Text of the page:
inhabitants, corresponding to a gain of 12 points that represents a
migratory gain much higher than that of Casablanca (Escallier 1995).
Mauritania, unlike the other Maghreb countries, es experiencing a
relatively moderate population growth (2.08% per year) because of a
continuing high death rate. Town dwellers represent about 32% of the
population, in spite of factors (lack of rainfall and forced population
migrations after the conflict with Senegal in April 1989) that have
accentuated the movement towards urbanisation. However, during the last 20
years the development of iron deposits entailing amenities for new
centres, the trend towards the sedentarisation of nomads, and the
tertiarisation of the economy have together contributed to the
considerable growth of the towns, especially Nouakchott.
The case of Egypt is rather special, because although Cairo continues
to dominate the national urban system (approximately 12 million
inhabitants, that is 12.6% of the total population and 28.8% of the urban
population), there has been a growth of small and medium-sized towns
during the last three decades. In fact, the results of the last census
published by CAPMAS (Central Agency for Public Mobilization and
Statistics) reveal a stabilization in the growth of large towns in Egypt:
Cairo, Alexandria, Port Said and Suez (7). These
provincial cities have seen their population go from 49% to 45.9% of the
total population during the inter-census period (1976-1986) (8). The urban
centres of the rural provinces have benefited from this stabilization,
mainly in the towns of Upper Egypt that harbour 25.5% of the urban
population of the country against 24% in 1976, the centres in the Delta
which have increased their growth from 26% to 27.1% and the towns of
frontier districts which gained 6%. This trend is illustrated by the
example of several urban centres of the province of Minia, that were left
on the fringes for a long time and have expierenced major increase between
the last two operations.
The small towns are therefore fulfilling an increasing number of
functions due to the development of service activities which include
administration, education and health. Through decentralisation and the
downward migration of civil servants and managerial personnel, they have
acquired the position of administrative, commercial and even manufacturing
In contrast to Morocco, a country of large towns, and Tunisia, where
small towns are particularly numerous, the urban system in Algeria would
appear to be fairly balanced with a relatively dense network of small and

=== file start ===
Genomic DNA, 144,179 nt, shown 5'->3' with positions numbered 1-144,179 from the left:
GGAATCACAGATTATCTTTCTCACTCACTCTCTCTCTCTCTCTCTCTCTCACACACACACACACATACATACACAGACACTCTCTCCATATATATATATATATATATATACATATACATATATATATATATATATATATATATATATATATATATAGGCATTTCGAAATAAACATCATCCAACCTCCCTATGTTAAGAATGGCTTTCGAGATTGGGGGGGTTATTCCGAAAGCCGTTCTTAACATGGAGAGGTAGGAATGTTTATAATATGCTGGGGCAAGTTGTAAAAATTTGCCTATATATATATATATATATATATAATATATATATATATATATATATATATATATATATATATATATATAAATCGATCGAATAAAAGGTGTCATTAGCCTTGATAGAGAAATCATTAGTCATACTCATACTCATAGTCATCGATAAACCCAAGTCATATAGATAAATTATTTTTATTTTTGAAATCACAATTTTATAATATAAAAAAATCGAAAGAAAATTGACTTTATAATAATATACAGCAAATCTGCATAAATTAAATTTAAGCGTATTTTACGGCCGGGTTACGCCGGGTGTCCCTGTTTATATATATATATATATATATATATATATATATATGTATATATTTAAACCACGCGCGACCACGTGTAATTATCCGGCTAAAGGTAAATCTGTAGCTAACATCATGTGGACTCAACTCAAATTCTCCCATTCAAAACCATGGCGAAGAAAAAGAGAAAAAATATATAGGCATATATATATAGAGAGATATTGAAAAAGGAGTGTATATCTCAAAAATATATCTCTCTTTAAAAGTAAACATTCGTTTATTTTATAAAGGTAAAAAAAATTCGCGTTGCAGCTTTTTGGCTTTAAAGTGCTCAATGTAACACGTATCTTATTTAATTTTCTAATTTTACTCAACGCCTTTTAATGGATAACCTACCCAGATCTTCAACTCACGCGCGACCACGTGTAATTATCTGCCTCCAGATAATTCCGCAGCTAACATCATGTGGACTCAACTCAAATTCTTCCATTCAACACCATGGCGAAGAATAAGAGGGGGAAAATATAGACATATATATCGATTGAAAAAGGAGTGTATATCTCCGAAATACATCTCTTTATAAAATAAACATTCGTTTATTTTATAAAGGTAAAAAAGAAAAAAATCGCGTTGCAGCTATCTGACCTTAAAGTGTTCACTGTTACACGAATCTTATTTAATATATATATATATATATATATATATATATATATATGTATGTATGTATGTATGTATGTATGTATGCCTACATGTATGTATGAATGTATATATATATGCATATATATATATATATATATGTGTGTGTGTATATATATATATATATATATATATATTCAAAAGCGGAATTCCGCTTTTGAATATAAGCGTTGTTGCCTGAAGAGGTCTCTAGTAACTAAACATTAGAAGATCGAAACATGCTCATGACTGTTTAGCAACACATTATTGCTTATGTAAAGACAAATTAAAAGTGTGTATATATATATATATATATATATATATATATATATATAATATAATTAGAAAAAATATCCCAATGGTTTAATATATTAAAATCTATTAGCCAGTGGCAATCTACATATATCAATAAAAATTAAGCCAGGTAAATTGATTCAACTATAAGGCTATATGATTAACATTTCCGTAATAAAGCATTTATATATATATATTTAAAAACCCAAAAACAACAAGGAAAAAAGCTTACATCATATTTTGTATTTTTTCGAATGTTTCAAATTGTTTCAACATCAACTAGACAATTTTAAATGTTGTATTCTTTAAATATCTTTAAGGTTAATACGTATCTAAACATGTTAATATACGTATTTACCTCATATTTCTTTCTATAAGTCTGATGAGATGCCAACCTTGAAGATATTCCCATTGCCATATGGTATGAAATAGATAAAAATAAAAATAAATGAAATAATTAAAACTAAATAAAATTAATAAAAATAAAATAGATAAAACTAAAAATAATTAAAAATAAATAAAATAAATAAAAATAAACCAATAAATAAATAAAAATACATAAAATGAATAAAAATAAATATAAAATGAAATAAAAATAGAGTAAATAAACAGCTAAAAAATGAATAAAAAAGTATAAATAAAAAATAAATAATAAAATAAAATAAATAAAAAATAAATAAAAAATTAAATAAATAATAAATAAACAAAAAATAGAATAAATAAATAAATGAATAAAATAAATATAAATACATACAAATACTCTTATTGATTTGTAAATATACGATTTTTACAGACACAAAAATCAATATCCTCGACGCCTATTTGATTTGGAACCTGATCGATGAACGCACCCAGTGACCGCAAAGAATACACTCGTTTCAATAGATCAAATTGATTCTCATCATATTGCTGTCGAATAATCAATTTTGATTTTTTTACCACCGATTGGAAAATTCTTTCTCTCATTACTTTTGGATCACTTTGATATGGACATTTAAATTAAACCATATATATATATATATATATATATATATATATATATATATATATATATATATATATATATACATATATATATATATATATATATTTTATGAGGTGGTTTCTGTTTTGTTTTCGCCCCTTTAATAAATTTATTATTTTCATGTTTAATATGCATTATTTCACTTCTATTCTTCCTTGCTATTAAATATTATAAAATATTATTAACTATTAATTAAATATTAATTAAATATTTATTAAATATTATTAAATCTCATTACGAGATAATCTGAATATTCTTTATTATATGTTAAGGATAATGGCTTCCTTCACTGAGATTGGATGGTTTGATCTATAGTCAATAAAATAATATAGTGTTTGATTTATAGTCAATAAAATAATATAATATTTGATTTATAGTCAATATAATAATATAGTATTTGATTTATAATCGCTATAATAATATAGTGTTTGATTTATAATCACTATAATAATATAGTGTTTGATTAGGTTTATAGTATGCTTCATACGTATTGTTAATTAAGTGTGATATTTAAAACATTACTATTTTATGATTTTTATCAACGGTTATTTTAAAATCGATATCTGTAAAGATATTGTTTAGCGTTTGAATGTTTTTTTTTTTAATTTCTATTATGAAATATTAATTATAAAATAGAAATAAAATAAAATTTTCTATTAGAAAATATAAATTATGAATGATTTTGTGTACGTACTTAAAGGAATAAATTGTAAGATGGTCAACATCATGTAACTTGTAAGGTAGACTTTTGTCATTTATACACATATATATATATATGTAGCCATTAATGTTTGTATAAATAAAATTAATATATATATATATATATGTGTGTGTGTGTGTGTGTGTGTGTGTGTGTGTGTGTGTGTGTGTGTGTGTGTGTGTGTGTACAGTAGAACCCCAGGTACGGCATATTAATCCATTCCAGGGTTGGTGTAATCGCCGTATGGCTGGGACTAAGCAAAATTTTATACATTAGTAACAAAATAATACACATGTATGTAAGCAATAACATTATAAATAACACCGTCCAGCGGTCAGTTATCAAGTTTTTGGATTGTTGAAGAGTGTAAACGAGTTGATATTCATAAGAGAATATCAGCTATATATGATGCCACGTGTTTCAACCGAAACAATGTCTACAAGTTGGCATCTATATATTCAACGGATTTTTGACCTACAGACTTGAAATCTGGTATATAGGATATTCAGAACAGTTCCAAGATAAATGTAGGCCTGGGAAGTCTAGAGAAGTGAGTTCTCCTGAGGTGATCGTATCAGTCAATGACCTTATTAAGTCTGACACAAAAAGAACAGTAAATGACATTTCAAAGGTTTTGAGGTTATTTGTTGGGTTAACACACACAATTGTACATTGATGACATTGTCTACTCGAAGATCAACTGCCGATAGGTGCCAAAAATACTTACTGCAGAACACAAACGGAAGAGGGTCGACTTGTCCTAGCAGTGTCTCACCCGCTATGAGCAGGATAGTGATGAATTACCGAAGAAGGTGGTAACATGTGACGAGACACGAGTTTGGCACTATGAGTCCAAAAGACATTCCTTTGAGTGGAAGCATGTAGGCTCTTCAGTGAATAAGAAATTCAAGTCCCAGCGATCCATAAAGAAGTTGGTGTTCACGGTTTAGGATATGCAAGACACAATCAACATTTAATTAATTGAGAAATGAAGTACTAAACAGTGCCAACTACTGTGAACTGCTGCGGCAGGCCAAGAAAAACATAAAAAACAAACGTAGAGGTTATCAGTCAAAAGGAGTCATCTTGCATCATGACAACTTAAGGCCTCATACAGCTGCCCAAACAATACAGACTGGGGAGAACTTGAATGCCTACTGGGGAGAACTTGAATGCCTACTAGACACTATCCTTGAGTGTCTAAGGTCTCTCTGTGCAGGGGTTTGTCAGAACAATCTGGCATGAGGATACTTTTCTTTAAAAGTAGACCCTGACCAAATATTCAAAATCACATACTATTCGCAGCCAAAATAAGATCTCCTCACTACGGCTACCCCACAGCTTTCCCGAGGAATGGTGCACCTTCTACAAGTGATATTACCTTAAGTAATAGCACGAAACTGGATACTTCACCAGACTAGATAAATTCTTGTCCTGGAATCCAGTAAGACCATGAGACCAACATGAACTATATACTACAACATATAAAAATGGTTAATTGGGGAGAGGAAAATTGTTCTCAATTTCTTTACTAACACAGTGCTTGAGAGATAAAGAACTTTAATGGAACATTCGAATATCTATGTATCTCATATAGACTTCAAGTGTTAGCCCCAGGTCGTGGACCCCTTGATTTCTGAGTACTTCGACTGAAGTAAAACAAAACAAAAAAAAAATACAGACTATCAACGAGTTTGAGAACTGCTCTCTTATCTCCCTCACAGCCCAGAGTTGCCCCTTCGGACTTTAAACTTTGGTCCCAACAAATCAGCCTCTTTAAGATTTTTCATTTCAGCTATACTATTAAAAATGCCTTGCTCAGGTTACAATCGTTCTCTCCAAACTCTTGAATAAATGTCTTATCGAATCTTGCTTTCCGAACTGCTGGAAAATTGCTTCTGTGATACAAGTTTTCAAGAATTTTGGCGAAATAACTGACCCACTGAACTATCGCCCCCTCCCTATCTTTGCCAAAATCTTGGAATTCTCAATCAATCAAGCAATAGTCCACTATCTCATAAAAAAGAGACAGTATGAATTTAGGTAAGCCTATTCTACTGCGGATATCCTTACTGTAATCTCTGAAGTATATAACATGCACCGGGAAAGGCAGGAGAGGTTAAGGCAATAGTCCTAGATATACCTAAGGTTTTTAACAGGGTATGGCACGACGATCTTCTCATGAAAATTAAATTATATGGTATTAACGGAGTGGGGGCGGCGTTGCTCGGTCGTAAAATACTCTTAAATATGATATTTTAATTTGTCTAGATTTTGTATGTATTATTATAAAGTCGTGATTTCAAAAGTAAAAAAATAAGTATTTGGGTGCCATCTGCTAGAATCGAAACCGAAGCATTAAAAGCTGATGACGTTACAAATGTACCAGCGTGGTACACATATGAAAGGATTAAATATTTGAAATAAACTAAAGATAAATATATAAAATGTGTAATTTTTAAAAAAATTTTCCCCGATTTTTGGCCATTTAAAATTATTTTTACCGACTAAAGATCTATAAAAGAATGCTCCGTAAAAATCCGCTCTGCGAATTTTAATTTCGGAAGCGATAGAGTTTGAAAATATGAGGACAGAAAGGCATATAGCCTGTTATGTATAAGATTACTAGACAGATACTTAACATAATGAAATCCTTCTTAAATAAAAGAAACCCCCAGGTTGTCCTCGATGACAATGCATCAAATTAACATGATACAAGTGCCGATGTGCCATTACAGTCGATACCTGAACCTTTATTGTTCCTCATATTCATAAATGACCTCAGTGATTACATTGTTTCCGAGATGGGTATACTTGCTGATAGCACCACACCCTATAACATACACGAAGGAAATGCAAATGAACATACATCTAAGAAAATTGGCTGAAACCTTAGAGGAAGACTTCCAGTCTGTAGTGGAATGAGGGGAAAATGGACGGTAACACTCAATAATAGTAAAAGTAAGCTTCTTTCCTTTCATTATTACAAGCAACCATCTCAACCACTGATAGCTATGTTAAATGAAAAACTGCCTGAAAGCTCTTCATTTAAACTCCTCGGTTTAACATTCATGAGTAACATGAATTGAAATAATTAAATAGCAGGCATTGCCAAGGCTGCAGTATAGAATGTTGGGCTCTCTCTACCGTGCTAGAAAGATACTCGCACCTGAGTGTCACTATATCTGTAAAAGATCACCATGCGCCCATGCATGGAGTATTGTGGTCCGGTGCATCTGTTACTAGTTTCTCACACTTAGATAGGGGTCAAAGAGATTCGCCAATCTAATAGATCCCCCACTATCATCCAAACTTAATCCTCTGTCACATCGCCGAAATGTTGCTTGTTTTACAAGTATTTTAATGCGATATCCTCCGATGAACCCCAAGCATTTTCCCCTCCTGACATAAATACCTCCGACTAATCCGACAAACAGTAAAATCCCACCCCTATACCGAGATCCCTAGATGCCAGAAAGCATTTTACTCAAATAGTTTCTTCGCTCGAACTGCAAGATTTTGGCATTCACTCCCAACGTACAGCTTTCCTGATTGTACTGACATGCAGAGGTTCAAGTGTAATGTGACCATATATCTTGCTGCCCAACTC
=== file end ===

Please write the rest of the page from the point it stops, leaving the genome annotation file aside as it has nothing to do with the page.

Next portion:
medium-sized towns. Towns with less than 20,000 inhabitants represented
two thirds of the urban system at the time of the 1977 census.
Growth rate in the province of Minia (Middle
Annual growth rate
1960-1976 in %
Annual growth rate
1976-1986 in %
Source : Atteya Khadija, 1988, Al-tahaddur wa al-tawzi'
al-haramî li mudun misr (Urbanisation and hierarchy in Egyptian
towns), 1976-1986, Symposium on urban expansion in Egypt, Cairo, pp.
In Libya, urban centres with 2,000 to 30,000 inhabitants have seen
record levels of growth (often more than 10% a year) and their size in
national terms has risen from 15% in 1964 to 23.7% in 1984. Alongside
this, 36% of the urban population is concentrated in the medium-sized
towns (from 30,000 to 100,000 inhabitants) (Chaline, 1990, pp.29-30). The
appearance of new urban centres and the development of existing small
towns has taken place mostly in the regions of Tripolitania and Cyrenaica,
the two major economic areas. In spite of a volontarist policy during the
last 30 years aimed at limiting big urban concentrations, the bipolar
system around Tripoli and Benghazi has been considerably strengthened.
In the Maghreb and the Near East, the urbanisation movement goes
together with new forms of activity. The small town, pole of diffusion of
these new reference models, very obviously influences the development of
the rural world due to the development of transport that facilitates
pendular migrations between town and country.
The dynamism of small and middle-sized agglomerates is linked in part
to the changes in the migratory pattern during the last twenty years.
These changes have modified, not only the repartition of the population in
Maghreb but also in Egypt and Sudan.
3. The emergence of new migratory
patternsThe appearance of new types of population mobility during the
1980s in the Arab countries is linked to the transformation of the
relations between town and country. If, in the 1960s, faced with the rural
exodus, the big urban centres such as Cairo, Casablanca, Tunis, Algiers,
etc., offered the possibility of integration to the migrants, this is no
longer the case since the end of the 1970s. In fact, these urban centres
find it difficult to absorb the increasing flow of migrants and a slowing
down of emigration towards the big urban centres can be observed.
At the same time, small and medium-sized towns have spread significant
spatial zones of influence that largely polarize the burgeoning
inter-urban migrations. For 20 years, various strategies have been worked
out in this way in the rural zones: pendular migrations, migrations
abroad, development of intermediary towns as well as new agglomerates. One
can equally emphasize the important role of States in the development of
these poles, both new and old, as well as their efforts towards
decentralisation, mainly through the biais of descending migrations of
In the petrol producing Arab countries, international migrations have
largely contributed to the urban expansion. The high growth rate which
marks the towns of the United Arab Emirates and Saudi Arabia is due
basically to the flux of foreign workers from Arab countries
(Palestinians, Egyptians, Yemenites, Syrians) and from Asia (India,
Pakistan, Sri Lanka, Bangladesh, Thailand, Philippines and Republic of
4. The growing importance of the urban
themeFor the last twenty years, the high growth rate of Arab towns
has brought about a recrudescence of research around the urban theme. This
research tries to capture the physical, economic, social and cultural
dimensions. The recent evolution of urban research and the periodisation
of its main trends indicate that, apart from Egypt where the accumulation
of knowledge is traditional, the upthrust of urban concern in Maghreb and